Hiring Prospects of Online Education: Evidence from a Randomized Field Experiment
Last registered on March 12, 2020

Pre-Trial

Trial Information
General Information
Title
Hiring Prospects of Online Education: Evidence from a Randomized Field Experiment
RCT ID
AEARCTR-0003538
Initial registration date
November 07, 2018
Last updated
March 12, 2020 6:14 PM EDT
Location(s)

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Request Information
Primary Investigator
Affiliation
Georgia State University
Other Primary Investigator(s)
PI Affiliation
Georgia Institute of Technology
PI Affiliation
Georgia State University
Additional Trial Information
Status
In development
Start date
2019-02-01
End date
2021-06-01
Secondary IDs
Abstract
The present research is intended to assess the employment premium of online specialization certificates by way of a randomized field experiment. The project draws upon labor market discrimination literature and speaks to the growing interest in the future of online education opportunities. The study’s results will inform job candidates as well as MOOC platforms of potential benefits of online certifications as from the potential employers’ standpoint.
External Link(s)
Registration Citation
Citation
Churkina, Olga, Omar Asensio and Ross Rubenstein. 2020. "Hiring Prospects of Online Education: Evidence from a Randomized Field Experiment." AEA RCT Registry. March 12. https://doi.org/10.1257/rct.3538-2.1.
Former Citation
Churkina, Olga, Omar Asensio and Ross Rubenstein. 2020. "Hiring Prospects of Online Education: Evidence from a Randomized Field Experiment." AEA RCT Registry. March 12. http://www.socialscienceregistry.org/trials/3538/history/64198.
Experimental Details
Interventions
Intervention(s)
Intervention Start Date
2019-02-01
Intervention End Date
2021-06-01
Primary Outcomes
Primary Outcomes (end points)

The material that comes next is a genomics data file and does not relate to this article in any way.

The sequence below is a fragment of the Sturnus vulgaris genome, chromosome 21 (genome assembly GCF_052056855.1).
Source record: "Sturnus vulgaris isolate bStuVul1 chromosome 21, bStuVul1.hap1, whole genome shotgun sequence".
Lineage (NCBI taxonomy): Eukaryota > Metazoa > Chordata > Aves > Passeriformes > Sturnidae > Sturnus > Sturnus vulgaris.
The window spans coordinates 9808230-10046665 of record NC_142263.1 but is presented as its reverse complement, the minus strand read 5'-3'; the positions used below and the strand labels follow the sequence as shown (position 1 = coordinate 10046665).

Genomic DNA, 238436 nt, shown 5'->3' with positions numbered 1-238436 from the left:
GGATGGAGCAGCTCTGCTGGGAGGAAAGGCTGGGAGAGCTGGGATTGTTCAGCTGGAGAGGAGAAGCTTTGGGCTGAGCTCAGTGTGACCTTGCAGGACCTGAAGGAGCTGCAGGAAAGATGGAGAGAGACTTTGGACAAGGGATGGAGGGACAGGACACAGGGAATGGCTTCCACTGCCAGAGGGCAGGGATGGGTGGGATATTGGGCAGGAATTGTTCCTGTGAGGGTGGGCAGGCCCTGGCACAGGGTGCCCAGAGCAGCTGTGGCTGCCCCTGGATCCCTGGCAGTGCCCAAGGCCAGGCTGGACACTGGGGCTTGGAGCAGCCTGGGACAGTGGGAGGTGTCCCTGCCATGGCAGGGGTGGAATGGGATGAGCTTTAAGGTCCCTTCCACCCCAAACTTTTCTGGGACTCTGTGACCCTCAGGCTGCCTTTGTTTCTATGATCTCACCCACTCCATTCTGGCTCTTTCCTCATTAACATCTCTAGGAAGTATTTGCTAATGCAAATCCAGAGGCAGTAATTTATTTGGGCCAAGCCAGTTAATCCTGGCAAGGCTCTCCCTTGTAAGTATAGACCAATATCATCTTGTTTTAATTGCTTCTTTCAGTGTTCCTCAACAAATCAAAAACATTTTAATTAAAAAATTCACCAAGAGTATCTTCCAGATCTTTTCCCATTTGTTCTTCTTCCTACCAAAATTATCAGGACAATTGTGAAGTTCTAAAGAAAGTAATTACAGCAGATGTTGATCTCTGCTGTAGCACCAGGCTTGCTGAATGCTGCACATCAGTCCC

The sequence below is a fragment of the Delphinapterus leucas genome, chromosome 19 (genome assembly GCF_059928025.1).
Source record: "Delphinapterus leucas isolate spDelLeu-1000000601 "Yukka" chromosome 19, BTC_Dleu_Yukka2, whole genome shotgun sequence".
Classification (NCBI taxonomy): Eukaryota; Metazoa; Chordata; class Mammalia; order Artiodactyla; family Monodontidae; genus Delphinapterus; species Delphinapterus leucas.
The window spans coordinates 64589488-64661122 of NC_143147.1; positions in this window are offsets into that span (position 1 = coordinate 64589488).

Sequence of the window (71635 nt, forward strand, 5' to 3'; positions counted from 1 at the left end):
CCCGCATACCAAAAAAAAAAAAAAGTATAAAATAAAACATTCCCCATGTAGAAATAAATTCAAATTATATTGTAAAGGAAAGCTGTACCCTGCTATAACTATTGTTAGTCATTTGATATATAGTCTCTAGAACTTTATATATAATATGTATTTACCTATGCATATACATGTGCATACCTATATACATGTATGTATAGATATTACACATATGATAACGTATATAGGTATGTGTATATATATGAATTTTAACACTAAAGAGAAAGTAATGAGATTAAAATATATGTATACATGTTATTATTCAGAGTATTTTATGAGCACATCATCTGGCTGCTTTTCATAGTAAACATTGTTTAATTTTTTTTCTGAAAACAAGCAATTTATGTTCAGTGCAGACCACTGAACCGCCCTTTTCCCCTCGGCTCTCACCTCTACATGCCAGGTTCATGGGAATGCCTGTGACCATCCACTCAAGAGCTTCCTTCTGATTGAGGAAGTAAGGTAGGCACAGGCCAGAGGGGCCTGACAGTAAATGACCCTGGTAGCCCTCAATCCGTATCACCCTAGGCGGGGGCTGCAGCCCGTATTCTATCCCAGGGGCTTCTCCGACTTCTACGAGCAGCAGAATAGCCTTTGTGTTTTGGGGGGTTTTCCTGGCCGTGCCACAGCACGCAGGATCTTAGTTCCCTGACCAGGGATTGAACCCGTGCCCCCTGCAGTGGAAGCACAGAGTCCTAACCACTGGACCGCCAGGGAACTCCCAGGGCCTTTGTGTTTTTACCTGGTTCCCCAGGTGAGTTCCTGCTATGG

The response rates to the CVs sent to the job postings in the forms of call-backs and e-mails offering to participate in the next step of the hiring process or conduct the interview.
Primary Outcomes (explanation)
Secondary Outcomes
Secondary Outcomes (end points)
Secondary Outcomes (explanation)
Experimental Design
Experimental Design
The design is based on the seminal paper by Bertrand M. & Mullainathan S. (2004). Are Emily and Greg More Employable than Lakisha and Jamal? A Field Experiment on Labor Market Discrimination. The American Economic Review, 94(4), 991-1013.

The treatment group consists of fictitious applicants’ CVs with an online specialization certification on them while the control group includes the ones whose CVs don’t include this proof of the extra skills, holding every other applicant’s characteristics equal. The instruments include four variations of the CVs by the job applicant’s gender and regarding presence/absence of the online specialization certification on their CVs.
Experimental Design Details
Not available
Randomization Method
Randomization done in office by a computer
Randomization Unit
Individual job applications
Was the treatment clustered?
No
Experiment Characteristics
Sample size: planned number of clusters
4,000 job applications
Sample size: planned number of observations
4,000 job applications
Sample size (or number of clusters) by treatment arms
The number of job applications is expected to be up to 1,000 for each type of fictitious CVs: male applicants with online specialization certificate on their CVs, male applicants without online specialization certificate on their CVs, female applicants with online specialization certificate on their CVs, female applicants without online specializate certification on their CVs
Minimum detectable effect size for main outcomes (accounting for sample design and clustering)
IRB
INSTITUTIONAL REVIEW BOARDS (IRBs)
IRB Name
Georgia State University's Institutional Review Board
IRB Approval Date
2018-07-24
IRB Approval Number
H18648